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Oftentimes when people want to emphasize something, an idea is repeated three times, but without closing it as a full sentence. I am not sure how to write this in a formal essay.

Here is my example:

The effect is that radioisotopes are often thought of as something to be frightened of, something with ominous powers, something that is an unseen ninja equipped with a poison beam gun.

You see the effect I am trying to make with the repetition of the word "something"; is there any proper grammar for this instance?

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    I would leave out "something that is" in the third one. If there is a build-up, if you end with the most poignant description, it is a climax, which is the name of a rhetorical figure. – Cerberus_Reinstate_Monica Jan 3 '14 at 23:15
  • Used properly as @Cerberus suggests I think it is a very effective rhetorical device and one worth cultivating. I am rather more concerned about some of your English. 'Often times', which I realise is 'often times' used is a verbose way of simply saying 'often'. Further, you say something 'is repeated three times in repetition'. That seems to me a repetitive use of 'repeat/repetition'. – WS2 Jan 3 '14 at 23:29
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    @Klik: I think it would be slightly ridiculous to compare anything to an unseen ninja equipped with a poison beam gun in any serious academic context. Apart from "adolescent humour", it doesn't really have anything going for it (and I'm somewhat sceptical about the possibility of poison beam gun having even a hypothetical referent! :) – FumbleFingers Jan 4 '14 at 0:43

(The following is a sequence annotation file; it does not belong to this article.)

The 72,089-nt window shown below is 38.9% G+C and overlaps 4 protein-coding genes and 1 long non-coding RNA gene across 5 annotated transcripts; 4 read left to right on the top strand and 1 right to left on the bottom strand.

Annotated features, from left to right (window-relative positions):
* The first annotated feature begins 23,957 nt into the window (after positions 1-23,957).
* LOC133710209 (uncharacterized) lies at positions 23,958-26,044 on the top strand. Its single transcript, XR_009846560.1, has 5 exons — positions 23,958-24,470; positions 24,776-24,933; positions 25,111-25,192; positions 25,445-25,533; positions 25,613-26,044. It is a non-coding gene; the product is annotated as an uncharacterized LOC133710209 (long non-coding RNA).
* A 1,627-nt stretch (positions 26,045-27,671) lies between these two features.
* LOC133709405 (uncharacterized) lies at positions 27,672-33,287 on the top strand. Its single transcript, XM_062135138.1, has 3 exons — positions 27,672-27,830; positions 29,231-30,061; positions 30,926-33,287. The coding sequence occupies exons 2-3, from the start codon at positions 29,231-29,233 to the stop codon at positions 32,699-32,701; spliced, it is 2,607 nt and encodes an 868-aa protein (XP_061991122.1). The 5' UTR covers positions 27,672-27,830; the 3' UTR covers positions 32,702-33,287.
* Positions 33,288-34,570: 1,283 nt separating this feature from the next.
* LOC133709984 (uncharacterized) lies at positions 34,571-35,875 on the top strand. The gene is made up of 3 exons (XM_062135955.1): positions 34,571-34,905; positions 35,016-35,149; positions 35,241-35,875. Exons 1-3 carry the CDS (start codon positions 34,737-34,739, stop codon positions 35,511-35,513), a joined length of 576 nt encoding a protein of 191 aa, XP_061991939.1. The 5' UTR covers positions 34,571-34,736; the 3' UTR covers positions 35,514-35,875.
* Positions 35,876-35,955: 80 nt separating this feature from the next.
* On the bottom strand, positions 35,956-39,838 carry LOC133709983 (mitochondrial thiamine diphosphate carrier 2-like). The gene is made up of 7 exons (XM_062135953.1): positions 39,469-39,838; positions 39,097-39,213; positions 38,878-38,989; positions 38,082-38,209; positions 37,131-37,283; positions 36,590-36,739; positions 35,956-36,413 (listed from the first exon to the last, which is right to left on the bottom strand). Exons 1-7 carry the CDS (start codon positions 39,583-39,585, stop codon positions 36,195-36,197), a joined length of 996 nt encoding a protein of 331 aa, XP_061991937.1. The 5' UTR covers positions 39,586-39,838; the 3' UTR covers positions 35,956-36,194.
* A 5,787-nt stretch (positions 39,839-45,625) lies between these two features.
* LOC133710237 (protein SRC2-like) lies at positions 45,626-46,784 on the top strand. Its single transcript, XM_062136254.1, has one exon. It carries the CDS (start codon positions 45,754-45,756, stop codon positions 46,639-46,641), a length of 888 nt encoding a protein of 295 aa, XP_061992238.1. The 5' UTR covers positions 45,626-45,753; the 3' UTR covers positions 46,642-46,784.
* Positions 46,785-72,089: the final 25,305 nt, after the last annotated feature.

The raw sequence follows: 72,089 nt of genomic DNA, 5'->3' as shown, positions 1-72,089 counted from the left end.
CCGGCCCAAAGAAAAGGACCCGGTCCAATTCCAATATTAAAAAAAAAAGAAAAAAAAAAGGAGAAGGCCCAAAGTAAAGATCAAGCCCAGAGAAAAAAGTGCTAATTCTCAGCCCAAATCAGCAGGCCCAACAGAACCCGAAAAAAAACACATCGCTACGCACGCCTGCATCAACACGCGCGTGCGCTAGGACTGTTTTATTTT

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    @Cerberus: Radiation poisoning is indeed common (though that term also includes poisoning due to ingestion of radioactive substances, obviously). But there's only a single instance of a poison ray in Google Books (and none at all of a poison beam). Anyway, my substantive point remains that taken as a whole, OP's sample text isn't what one would expect in a university level essay (I hope! :) – FumbleFingers Jan 4 '14 at 2:23
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    @Klik: I see you hope to become an engineer, so I guess essay writing is more of a "hobby". If the primary aim of your writing is to deliver information, Susan's answer here is useful to bear in mind. If it's to entertain, Rebecca's answer is excellent advice - but if you're looking for more in that vein, you should consider asking on writers.SE – FumbleFingers Jan 4 '14 at 14:05
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Yes, when you repeat a word at the beginning of successive phrases, there is a proper grammar to use. Specifically, you need to make sure that the phrases that follow the repeated words are expressed in a similar form or pattern. This is parallel construction. In your sentence, part of getting the parallelism right means making sure that each phrase describes the same thing.